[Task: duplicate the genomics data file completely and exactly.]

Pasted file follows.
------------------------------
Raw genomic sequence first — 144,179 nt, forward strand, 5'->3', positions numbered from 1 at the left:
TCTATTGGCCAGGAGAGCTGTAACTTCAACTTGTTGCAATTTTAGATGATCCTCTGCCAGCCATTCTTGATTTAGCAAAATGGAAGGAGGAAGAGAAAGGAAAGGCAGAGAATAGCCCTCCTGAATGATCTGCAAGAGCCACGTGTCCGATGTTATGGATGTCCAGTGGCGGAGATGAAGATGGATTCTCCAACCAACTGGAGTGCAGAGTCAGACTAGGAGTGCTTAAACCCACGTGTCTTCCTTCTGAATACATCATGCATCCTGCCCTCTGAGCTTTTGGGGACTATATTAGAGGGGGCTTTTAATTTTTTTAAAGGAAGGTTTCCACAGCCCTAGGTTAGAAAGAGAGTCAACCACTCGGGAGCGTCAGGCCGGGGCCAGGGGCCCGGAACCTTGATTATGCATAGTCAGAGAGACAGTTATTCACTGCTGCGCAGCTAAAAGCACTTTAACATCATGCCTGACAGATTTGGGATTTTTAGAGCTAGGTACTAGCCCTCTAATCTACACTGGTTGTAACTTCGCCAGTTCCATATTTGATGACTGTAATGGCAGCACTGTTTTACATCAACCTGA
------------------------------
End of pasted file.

Raw genomic sequence first — 144,179 nt, forward strand, 5'->3', positions numbered from 1 at the left:
TCTATTGGCCAGGAGAGCTGTAACTTCAACTTGTTGCAATTTTAGATGATCCTCTGCCAGCCATTCTTGATTTAGCAAAATGGAAGGAGGAAGAGAAAGGAAAGGCAGAGAATAGCCCTCCTGAATGATCTGCAAGAGCCACGTGTCCGATGTTATGGATGTCCAGTGGCGGAGATGAAGATGGATTCTCCAACCAACTGGAGTGCAGAGTCAGACTAGGAGTGCTTAAACCCACGTGTCTTCCTTCTGAATACATCATGCATCCTGCCCTCTGAGCTTTTGGGGACTATATTAGAGGGGGCTTTTAATTTTTTTAAAGGAAGGTTTCCACAGCCCTAGGTTAGAAAGAGAGTCAACCACTCGGGAGCGTCAGGCCGGGGCCAGGGGCCCGGAACCTTGATTATGCATAGTCAGAGAGACAGTTATTCACTGCTGCGCAGCTAAAAGCACTTTAACATCATGCCTGACAGATTTGGGATTTTTAGAGCTAGGTACTAGCCCTCTAATCTACACTGGTTGTAACTTCGCCAGTTCCATATTTGATGACTGTAATGGCAGCACTGTTTTACATCAACCTGA